Disabled campaigners have criticised the chancellor’s failure to provide any money in the budget to solve the social care funding crisis, despite a warning from the UN. Although Philip Hammond announced some extra funding for the NHS, there was no mention of social care in his budget speech, or in the main budget report.
More than £2 billion in extra money for social care over the next three years – announced by the chancellor in yesterday’s budget – is “meaningless” when set against the scale of the funding crisis, disabled campaigners have warned. The spring budget contained few significant announcements on key issues of concern for disabled people,
This week’s budget – which confirmed cuts of more than £1 billion a year to disabled people’s support, while awarding huge giveaways to high earners – has sparked almost universal anger among disabled people. The chancellor, George Osborne, said in his budget speech that the changes to the eligibility criteria of personal independence payment
A leading researcher and writer has called on disabled people and their organisations to build alliances with other groups hit by the “dysfunctional, unhealthy” economy. Jenny Morris, who helped write the Labour government’s Improving the Life Chances of Disabled People white paper, also said that disabled people should expose the “huge gap” between politicians’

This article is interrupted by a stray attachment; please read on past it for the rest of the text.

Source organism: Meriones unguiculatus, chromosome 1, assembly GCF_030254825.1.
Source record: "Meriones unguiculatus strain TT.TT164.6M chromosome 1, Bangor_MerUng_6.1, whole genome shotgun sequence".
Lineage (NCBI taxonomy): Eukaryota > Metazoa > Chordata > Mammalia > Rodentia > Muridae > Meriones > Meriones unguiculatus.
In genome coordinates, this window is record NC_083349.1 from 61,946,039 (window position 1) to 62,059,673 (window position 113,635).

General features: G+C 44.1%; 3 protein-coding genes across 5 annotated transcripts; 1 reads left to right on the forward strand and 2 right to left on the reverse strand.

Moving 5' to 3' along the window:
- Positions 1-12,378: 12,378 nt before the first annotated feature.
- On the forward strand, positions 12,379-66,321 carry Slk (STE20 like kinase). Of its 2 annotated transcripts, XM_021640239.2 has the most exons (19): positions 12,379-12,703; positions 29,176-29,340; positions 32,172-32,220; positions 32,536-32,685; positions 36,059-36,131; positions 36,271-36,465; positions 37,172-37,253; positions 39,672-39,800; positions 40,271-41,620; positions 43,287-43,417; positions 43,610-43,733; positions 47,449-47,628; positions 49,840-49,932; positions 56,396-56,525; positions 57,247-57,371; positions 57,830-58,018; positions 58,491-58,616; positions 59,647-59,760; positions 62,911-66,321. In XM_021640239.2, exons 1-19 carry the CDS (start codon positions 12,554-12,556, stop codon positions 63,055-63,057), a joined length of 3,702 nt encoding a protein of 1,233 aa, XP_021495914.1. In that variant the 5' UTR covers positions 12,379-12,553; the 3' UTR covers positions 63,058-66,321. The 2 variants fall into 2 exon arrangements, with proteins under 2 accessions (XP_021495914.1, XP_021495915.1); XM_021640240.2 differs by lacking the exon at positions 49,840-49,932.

Disabled activists halted traffic around Westminster three times in a protest against further government austerity measures, just as Tory chancellor George Osborne was delivering a budget that will slash billions of pounds from disabled people’s support. The #Balls2TheBudget protests began in Whitehall shortly before 11am yesterday (Wednesday) with activists from Disabled People Against Cuts
Disabled people and their organisations have branded this week’s budget misguided and cruel, and say it will drag many more disabled people into poverty. Their chief target was the chancellor’s decision to remove – from April 2017 – the extra financial support given to new claimants in the work-related activity group (WRAG) of employment
The government is to slash financial support for hundreds of thousands of disabled people on out-of-work benefits, as part of measures that will cut £13 billion-a-year from the social security budget by 2020-21. The chancellor, George Osborne (pictured), announced in yesterday’s budget that he was scrapping the extra support provided to disabled people found
Leading disabled figures have warned that the chancellor’s “ominous” failure to mention disability or social care in this week’s budget could be a sign that he plans to target disabled people’s support and services for fresh cuts. George Osborne promised £12 billion-a-year in further cuts from the welfare budget, and £13 billion in other